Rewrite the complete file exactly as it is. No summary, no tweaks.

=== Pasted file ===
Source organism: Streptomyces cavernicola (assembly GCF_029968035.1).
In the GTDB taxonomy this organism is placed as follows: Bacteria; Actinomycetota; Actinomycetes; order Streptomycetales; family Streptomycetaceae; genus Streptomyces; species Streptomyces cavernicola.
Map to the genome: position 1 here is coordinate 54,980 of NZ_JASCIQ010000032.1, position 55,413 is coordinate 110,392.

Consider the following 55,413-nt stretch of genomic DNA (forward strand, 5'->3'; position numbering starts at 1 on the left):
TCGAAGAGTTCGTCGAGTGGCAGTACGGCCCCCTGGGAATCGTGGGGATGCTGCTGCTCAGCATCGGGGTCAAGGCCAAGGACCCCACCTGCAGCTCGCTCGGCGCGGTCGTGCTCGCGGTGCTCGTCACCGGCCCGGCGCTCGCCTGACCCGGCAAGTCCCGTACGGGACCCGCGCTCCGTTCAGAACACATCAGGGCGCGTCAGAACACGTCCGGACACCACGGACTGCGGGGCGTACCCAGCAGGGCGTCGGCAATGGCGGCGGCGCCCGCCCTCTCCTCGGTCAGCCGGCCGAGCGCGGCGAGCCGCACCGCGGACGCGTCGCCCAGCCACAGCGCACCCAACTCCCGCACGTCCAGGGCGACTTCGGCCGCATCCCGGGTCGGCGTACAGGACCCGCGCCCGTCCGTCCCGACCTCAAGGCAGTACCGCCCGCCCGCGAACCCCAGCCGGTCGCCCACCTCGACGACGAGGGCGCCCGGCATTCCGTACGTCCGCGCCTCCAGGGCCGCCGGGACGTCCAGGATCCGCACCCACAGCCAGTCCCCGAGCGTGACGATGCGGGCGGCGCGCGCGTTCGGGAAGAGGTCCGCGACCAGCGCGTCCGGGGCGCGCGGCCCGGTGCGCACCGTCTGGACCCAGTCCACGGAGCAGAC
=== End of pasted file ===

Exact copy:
Source organism: Streptomyces cavernicola (assembly GCF_029968035.1).
In the GTDB taxonomy this organism is placed as follows: Bacteria; Actinomycetota; Actinomycetes; order Streptomycetales; family Streptomycetaceae; genus Streptomyces; species Streptomyces cavernicola.
Map to the genome: position 1 here is coordinate 54,980 of NZ_JASCIQ010000032.1, position 55,413 is coordinate 110,392.

Consider the following 55,413-nt stretch of genomic DNA (forward strand, 5'->3'; position numbering starts at 1 on the left):
TCGAAGAGTTCGTCGAGTGGCAGTACGGCCCCCTGGGAATCGTGGGGATGCTGCTGCTCAGCATCGGGGTCAAGGCCAAGGACCCCACCTGCAGCTCGCTCGGCGCGGTCGTGCTCGCGGTGCTCGTCACCGGCCCGGCGCTCGCCTGACCCGGCAAGTCCCGTACGGGACCCGCGCTCCGTTCAGAACACATCAGGGCGCGTCAGAACACGTCCGGACACCACGGACTGCGGGGCGTACCCAGCAGGGCGTCGGCAATGGCGGCGGCGCCCGCCCTCTCCTCGGTCAGCCGGCCGAGCGCGGCGAGCCGCACCGCGGACGCGTCGCCCAGCCACAGCGCACCCAACTCCCGCACGTCCAGGGCGACTTCGGCCGCATCCCGGGTCGGCGTACAGGACCCGCGCCCGTCCGTCCCGACCTCAAGGCAGTACCGCCCGCCCGCGAACCCCAGCCGGTCGCCCACCTCGACGACGAGGGCGCCCGGCATTCCGTACGTCCGCGCCTCCAGGGCCGCCGGGACGTCCAGGATCCGCACCCACAGCCAGTCCCCGAGCGTGACGATGCGGGCGGCGCGCGCGTTCGGGAAGAGGTCCGCGACCAGCGCGTCCGGGGCGCGCGGCCCGGTGCGCACCGTCTGGACCCAGTCCACGGAGCAGAC